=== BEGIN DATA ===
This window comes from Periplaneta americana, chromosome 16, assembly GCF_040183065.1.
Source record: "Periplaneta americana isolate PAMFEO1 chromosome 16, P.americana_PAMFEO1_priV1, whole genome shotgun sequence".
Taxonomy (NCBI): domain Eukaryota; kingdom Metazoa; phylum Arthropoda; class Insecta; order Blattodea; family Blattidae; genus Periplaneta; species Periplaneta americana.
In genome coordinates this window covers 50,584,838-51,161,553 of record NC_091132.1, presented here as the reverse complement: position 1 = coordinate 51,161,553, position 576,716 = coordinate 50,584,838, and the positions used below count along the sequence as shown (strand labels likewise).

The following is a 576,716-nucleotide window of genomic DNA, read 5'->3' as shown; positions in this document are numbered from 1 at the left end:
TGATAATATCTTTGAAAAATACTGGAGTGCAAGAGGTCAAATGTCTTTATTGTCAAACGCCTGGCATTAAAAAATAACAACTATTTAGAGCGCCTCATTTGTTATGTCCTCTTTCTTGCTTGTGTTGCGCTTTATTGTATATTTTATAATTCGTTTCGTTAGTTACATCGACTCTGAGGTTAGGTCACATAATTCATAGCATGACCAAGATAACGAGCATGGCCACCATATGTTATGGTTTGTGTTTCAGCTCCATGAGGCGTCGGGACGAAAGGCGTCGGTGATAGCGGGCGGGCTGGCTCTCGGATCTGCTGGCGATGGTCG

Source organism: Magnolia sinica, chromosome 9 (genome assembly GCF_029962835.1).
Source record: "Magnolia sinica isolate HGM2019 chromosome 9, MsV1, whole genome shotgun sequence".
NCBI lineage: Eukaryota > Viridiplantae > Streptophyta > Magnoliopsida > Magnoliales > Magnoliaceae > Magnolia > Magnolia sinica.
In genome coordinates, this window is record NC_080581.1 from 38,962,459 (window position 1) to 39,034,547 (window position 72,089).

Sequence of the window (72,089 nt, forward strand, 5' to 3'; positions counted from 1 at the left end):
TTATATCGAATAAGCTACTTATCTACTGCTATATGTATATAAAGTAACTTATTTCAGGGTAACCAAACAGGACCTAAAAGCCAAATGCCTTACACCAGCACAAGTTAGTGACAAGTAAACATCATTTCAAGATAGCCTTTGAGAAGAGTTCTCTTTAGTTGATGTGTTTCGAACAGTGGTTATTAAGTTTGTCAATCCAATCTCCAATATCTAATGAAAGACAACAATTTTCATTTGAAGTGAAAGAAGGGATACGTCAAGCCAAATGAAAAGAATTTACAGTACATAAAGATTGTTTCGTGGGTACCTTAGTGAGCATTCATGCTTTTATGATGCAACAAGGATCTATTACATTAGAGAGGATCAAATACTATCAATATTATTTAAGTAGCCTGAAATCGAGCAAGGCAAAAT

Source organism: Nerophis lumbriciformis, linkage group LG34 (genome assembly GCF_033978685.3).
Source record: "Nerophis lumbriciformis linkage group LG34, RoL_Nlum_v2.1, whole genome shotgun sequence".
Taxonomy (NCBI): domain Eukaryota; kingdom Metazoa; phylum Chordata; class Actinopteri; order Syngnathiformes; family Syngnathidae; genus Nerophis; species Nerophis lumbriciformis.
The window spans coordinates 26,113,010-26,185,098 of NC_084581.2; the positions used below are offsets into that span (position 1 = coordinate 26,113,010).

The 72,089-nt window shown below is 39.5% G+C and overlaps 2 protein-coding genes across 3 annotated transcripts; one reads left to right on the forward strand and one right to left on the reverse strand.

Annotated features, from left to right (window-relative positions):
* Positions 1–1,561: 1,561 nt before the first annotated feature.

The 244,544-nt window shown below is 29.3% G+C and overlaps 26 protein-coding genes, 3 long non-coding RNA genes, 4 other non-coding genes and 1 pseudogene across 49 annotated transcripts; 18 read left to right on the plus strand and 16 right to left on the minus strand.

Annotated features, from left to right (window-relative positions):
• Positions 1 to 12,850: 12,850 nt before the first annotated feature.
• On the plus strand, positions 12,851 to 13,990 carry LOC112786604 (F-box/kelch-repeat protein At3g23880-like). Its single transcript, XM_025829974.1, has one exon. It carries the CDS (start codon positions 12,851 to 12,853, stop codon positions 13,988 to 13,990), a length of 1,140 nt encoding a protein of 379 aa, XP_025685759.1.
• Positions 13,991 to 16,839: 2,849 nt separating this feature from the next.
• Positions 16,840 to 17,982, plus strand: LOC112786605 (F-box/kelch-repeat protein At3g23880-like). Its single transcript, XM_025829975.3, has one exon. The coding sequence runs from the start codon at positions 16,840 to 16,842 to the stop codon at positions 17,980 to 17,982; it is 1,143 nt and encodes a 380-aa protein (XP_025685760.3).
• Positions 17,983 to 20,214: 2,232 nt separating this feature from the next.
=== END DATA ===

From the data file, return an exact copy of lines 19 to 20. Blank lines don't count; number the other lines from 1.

* Positions 1–1,561: 1,561 nt before the first annotated feature.

The 244,544-nt window shown below is 29.3% G+C and overlaps 26 protein-coding genes, 3 long non-coding RNA genes, 4 other non-coding genes and 1 pseudogene across 49 annotated transcripts; 18 read left to right on the plus strand and 16 right to left on the minus strand.